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Fecal Coliform TMDL for Big Otter River, Virginia: A Case Study
Published by the American Society of Agricultural and Biological Engineers, St. Joseph, Michigan www.asabe.org
Citation: Pp. 367-376 in Total Maximum Daily Load (TMDL) Environmental Regulations: Proceedings of the March 11-13, 2002 Conference, (Fort Worth, Texas, USA) 701P0102.(doi:10.13031/2013.7582)
Authors: K. M. Brannan, S. Mostaghimi, T. A. Dillaha, C. D. Heatwole, M. L. Wolfe, M. Al-Smadi, S. Shah, and J. Miller
Keywords: Watershed, Water Quality, Nonpoint Pollution, Pathogens
Fecal coliform TMDL plans for five impaired segments were developed in the 388 square mile
Big Otter River (BOR) basin in Virginia. These stream segments are Sheep Creek, Elk Creek,
Machine Creek, Little Otter River, which are tributaries of the BOR, and the most downstream
segment of the BOR.
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The fecal coliform sources in the BOR basin were human/residential, livestock, and wildlife.
Human/residential sources of fecal coliform included failing septic systems, straight-pipes, pets,
combined sewage overflows in the City of Bedford, permitted point source discharges, and
biosolids applications. Livestock sources included beef cattle, dairy cattle, horse, and sheep.
Wildlife sources included deer, raccoon, muskrat, beaver, and wildfowl. The sources were
quantified and used in a watershed model to develop a TMDL plan. The watershed model used
The modeling was conducted in phases to develop the TMDL plan for the BOR basin. Separate
model simulations were made for the eight watersheds that made up the entire BOR basin. The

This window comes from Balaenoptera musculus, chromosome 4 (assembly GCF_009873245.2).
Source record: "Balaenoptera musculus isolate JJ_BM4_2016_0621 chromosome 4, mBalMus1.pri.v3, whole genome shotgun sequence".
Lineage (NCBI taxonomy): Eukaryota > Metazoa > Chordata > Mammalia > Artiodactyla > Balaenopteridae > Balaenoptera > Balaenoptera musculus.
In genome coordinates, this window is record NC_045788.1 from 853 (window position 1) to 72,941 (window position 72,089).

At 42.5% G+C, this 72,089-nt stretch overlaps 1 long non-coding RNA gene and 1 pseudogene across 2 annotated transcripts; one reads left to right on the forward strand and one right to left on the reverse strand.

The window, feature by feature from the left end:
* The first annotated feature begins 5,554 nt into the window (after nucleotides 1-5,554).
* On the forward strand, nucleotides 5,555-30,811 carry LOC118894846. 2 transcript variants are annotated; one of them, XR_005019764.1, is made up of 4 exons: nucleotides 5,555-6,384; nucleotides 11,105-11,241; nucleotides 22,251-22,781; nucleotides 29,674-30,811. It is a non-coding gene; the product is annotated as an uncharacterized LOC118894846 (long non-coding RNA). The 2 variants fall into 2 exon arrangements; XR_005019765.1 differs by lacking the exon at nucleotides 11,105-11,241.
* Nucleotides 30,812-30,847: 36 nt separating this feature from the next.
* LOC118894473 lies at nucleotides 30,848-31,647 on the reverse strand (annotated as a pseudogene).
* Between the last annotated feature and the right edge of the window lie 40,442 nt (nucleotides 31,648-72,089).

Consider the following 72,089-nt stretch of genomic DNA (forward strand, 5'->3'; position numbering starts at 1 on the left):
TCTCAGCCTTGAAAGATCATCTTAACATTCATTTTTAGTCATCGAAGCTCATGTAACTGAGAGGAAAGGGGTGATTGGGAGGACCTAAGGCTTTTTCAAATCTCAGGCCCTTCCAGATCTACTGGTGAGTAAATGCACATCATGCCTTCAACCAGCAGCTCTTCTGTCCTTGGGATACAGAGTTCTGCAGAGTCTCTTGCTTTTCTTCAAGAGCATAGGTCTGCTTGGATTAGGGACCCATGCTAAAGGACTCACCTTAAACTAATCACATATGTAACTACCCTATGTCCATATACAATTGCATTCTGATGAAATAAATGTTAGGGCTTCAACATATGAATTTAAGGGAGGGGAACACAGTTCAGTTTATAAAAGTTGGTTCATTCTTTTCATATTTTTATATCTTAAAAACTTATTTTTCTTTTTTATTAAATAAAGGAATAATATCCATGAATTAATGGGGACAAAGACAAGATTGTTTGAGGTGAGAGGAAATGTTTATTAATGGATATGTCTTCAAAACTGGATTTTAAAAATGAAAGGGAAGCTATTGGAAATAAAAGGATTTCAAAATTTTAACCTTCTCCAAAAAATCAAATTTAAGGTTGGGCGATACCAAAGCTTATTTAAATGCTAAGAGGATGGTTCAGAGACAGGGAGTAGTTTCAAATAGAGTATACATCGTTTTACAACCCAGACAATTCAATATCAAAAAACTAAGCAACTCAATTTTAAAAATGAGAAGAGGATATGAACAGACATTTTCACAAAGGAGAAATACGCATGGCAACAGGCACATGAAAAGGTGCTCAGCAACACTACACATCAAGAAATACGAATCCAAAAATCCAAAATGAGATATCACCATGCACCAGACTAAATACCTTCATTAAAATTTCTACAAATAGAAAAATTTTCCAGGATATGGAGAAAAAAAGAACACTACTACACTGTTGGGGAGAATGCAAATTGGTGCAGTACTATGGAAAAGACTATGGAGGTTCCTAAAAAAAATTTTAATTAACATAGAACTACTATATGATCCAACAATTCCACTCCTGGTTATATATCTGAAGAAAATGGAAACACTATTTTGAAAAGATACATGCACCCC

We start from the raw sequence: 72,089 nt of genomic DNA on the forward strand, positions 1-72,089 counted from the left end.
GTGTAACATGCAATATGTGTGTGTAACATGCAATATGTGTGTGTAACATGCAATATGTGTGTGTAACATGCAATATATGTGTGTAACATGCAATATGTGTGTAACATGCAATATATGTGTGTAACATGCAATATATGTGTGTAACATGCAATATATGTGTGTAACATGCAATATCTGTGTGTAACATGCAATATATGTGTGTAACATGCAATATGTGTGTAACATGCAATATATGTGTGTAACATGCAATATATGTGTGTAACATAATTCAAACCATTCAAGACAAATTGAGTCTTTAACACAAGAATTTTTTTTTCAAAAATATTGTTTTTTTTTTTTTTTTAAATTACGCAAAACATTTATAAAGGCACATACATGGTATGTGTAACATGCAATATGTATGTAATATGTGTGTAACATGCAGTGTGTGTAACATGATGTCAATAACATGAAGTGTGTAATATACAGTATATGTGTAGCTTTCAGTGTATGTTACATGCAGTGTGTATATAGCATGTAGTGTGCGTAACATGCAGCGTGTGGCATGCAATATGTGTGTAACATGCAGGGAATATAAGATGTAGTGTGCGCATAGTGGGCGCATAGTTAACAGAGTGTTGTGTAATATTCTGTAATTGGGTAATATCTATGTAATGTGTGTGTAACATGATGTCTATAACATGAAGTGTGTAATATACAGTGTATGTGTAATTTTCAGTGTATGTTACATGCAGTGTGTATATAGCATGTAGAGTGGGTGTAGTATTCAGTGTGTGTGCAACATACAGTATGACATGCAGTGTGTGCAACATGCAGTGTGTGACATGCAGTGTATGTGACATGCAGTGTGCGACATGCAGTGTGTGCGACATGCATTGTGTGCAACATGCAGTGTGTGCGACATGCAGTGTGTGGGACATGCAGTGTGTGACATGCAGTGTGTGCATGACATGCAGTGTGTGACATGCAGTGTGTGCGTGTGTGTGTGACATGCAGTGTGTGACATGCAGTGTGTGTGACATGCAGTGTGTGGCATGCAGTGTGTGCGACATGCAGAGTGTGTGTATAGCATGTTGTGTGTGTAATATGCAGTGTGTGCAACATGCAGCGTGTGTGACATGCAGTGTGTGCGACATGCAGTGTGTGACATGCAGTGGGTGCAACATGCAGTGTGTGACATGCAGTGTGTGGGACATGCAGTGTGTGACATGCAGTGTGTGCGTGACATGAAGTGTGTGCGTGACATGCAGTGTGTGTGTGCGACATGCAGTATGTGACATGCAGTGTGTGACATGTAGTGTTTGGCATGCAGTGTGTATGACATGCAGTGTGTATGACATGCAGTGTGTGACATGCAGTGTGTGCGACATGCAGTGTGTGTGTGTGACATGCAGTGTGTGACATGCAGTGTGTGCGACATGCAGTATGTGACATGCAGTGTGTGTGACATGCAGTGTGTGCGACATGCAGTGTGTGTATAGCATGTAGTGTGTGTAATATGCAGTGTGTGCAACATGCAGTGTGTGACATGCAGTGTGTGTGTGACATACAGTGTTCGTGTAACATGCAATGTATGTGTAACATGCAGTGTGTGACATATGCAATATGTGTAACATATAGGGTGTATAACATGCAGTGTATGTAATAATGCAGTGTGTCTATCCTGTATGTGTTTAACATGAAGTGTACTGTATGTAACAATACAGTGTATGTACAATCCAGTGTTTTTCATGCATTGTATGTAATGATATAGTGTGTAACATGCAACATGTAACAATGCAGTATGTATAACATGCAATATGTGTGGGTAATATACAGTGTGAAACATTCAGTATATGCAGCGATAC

simulated outflows of both water and fecal coliform from the upstream watersheds were used as
inflows for the simulations of the downstream watersheds. When developing TMDL plans for
downstream watersheds, the simulated outflow including source reductions of the respective
TMDL plans of upstream watersheds were used.
The TMDL plans included several source reduction scenarios that met the water quality standard
for fecal coliform. The water quality standard used to develop the TMDL plans states that the 30-day
geometric mean of fecal coliform should not exceed 190 cfu /100 ml, which includes a 5%
margin of safety. Some common source reductions were required in all five plans including
almost complete exclusion of cattle from the streams of BOR basin and reductions in wildlife
contributions. Also, some reductions in upstream watersheds that did not have impairments were
required. Most of the reductions are achievable using agricultural and urban Best Management
Practices, but other reductions, such as those from wildlife, may be difficult to achieve. The
development of these and other fecal coliform TMDL plans have led to several actions by the
Commonwealth of Virginia to improve the TMDL process, such as the use of bacterial source
tracking to verify wildlife contributions, along with a reassessment of water quality standards
and the use classification of water bodies.